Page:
Dr Priccilar Vengesai is a Zimbabwean lawyer and women rights activist. Dr Vengesai is known for petitioning the Constitutional Court, seeking to get lobola removed as a requirement for marriages. She argued that lobola (bride price) is the primary cause of gender inequality and a source of most of the problems that women face in marriages.
Priccilar Vengesai got divorced from a previous marriage on 14 June 2012. As part of the divorce settlement, she was awarded Stand 430, Westwood.
On 8 December 2012, she married Tavonga Mufambi. On 5 December 2014, Vengesai issued a summons for divorce and ancillary relief. On 22 January 2015, her second husband filed his plea. He contested the divorce, saying the marriage had not broken down. He also claimed a share of stand Vengesai had gotten from her previous marriage. The husband's claim for a share in the stand was dismissed.
Vengesai has a child named Tanyaradzwa Mufambi with her second husband Tavonga Mufambi. She also has another child; Primal-Musara Lubombo from her first marriage.
Priccilar Vengesai is a former Chitungwiza municipality chamber secretary.
Lobola Constitutional Court Challenge
On 1 November 2017, Vengesai approached the Constitutional Court challenging the constitutionality of the practice of paying lobola, saying it reduces women to mere “assets” that are open for abuse.
In her application, Vengesai argued that she once entered into marriages, but she later realised that her constitutional rights were being violated. She said she wanted to remarry as soon as the court determined her contestation.
Vengesai suggested that couples should be allowed to live together as husband and wife without being compelled to pay bride price. She said that if lobola should stay, it should be paid to both families. Vengesai listed Justice, Legal and Parliamentary Affairs Minister Happyton Bonyongwe, Attorney-General Advocate Prince Machaya and Women’s Affairs, Gender and Community Development Minister Nyasha Chikwinya as respondents in their official capacities.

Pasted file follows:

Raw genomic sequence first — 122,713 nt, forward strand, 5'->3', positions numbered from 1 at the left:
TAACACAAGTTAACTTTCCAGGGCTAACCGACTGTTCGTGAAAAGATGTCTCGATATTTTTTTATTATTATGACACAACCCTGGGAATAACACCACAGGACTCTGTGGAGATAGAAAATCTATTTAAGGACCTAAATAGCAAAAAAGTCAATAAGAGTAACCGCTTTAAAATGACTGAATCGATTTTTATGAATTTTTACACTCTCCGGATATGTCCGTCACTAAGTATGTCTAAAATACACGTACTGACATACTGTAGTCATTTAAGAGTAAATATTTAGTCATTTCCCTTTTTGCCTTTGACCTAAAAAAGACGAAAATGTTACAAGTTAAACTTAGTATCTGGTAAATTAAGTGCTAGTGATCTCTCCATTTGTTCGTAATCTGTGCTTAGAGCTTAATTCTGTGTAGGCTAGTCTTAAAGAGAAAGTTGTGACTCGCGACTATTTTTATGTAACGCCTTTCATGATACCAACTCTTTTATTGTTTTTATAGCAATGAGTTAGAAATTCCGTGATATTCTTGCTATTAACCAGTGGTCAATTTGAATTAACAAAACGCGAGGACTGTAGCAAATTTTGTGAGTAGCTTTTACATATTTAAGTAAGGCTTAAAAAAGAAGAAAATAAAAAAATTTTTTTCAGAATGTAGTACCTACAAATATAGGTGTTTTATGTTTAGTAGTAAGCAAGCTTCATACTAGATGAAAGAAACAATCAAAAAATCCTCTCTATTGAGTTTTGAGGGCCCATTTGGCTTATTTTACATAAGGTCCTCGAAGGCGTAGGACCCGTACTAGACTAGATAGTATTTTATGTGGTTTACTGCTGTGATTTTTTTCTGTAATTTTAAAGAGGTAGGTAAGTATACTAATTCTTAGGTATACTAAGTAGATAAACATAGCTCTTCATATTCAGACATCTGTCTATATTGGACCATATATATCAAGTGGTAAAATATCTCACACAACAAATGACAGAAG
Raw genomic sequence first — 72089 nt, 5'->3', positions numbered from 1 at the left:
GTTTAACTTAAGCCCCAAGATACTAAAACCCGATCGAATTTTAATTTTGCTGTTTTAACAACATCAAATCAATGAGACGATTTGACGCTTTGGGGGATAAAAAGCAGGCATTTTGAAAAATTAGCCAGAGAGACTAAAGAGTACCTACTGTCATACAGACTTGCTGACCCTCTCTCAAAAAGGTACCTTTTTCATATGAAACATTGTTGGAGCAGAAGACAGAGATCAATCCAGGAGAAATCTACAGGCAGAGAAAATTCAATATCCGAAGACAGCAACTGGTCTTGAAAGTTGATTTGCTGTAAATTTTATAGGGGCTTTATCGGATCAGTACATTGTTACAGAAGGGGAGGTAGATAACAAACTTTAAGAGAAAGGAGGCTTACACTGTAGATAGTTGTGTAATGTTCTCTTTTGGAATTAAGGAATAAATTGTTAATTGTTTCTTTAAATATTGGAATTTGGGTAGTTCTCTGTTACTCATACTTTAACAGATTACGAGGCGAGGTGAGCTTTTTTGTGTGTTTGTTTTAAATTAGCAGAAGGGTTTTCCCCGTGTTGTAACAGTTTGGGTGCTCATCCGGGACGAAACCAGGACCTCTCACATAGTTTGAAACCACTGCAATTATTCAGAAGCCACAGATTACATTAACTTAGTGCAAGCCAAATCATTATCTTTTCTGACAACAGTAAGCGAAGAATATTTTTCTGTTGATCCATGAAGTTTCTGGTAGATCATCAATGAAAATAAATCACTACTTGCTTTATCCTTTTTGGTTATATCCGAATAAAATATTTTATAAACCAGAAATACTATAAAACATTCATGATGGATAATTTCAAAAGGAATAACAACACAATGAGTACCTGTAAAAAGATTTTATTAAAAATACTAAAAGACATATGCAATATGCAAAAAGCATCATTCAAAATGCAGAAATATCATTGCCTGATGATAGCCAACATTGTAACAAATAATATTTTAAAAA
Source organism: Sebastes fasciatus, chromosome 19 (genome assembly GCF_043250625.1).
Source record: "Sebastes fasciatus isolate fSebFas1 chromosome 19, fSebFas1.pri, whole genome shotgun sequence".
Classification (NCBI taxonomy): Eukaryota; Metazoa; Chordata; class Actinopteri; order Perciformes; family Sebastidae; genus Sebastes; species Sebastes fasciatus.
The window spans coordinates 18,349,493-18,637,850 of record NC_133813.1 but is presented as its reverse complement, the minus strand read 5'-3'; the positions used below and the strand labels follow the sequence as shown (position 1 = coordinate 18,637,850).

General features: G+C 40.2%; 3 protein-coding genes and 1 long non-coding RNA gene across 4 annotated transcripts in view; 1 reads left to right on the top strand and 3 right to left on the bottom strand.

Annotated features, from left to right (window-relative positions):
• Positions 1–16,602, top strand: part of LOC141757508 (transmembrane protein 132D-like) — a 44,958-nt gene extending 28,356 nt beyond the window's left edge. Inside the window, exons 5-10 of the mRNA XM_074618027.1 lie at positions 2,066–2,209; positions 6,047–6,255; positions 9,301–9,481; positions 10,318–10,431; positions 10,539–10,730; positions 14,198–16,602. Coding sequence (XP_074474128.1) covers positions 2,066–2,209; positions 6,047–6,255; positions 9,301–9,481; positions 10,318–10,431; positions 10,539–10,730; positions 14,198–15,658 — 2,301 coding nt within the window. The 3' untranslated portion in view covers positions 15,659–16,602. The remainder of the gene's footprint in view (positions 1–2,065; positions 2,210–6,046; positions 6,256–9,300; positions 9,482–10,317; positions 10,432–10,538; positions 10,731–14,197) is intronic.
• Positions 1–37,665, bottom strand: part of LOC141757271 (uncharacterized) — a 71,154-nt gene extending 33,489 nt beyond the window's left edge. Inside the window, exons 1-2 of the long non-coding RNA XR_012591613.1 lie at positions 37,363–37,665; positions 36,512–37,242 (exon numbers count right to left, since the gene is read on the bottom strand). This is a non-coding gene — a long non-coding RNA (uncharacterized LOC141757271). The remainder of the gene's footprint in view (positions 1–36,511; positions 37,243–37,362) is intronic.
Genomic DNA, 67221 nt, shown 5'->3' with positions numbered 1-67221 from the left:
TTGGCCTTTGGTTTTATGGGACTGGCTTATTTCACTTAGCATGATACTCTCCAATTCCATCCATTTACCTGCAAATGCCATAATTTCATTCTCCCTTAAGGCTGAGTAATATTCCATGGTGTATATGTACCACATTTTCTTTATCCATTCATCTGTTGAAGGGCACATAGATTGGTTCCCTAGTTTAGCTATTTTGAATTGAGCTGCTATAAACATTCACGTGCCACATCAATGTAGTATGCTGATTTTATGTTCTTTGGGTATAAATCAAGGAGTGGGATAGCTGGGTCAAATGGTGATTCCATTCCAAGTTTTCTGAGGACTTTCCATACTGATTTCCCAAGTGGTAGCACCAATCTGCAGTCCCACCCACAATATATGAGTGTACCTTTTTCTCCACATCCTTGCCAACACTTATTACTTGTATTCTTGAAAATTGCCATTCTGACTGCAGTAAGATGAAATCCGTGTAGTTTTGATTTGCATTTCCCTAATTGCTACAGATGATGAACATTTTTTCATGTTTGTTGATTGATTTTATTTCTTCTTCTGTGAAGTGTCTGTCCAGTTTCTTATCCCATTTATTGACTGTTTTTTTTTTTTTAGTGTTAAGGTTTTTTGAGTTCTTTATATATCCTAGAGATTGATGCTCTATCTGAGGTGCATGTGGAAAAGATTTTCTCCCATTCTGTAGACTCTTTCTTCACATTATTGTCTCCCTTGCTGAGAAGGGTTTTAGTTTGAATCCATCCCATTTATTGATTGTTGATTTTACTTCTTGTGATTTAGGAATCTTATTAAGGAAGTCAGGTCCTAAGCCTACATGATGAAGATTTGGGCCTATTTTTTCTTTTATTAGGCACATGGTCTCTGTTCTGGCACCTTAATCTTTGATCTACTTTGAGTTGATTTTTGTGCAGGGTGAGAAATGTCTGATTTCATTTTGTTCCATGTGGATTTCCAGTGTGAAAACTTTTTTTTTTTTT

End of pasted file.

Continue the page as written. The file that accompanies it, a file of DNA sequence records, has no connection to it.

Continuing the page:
Vengesai sought the Constitutional Court’s green light to file a direct constitutional application for the abolition of lobola in the country. One of the arguments Vengesai made in her application was that parents were now abusing the lobola practice for unjustified enrichment. She said:
"The original purpose and meaning of lobola has been fundamentally altered by the introduction of a cash economy in Zimbabwe, by urbanisation and by the breakthrough of agrarian communal ties. As a result, the original purposes of lobola have, in many cases, been subsumed by moths of greed and enrichment on the part of the brides’ families. In a nutshell, a woman is paid for simply because she is a woman and a husband pays for a wife because he is a man. This amounts to discrimination based on gender and sex."
The Chief Justice of the Constitutional Court requested Vengesai to withdraw the matter and do a factual investigation to prove the legal position of lobola in Zimbabwean marriages and allow the involvement of other women in the process. The most prominent criticism Vengesai got was based on the fact that lobola is not a prerequisite to marriage. In an interview after the Chief Justice's ruling, Vengesai said her challenge was based on the argument that lobola is a customary requirement that women cannot easily avoid and it would not be entirely theirs to choose whether to have it paid for them or not, but rather the family’s decision or the community’s.
- ↑ 1.0 1.1 1.2 PRICCILAR MUFAMBI (nee VENGESAI) versus TAVONGA MUFAMBI, JSC, Published: No Date Given, Retrieved: April 29, 2021
- ↑ 2.0 2.1 Daniel Nemukuyu, Woman wants lobola abolished, The Herald, Published: November 2, 2017, Retrieved: April 29, 2021
- ↑ Cyril Zenda, THE CASE OF THE ZIMBABWEAN LAWYER WHO WANTS LOBOLA (BRIDE PRICE) CULTURE BANNED, Fair Planet, Published: September 12, 2019, Retrieved: April 29, 2021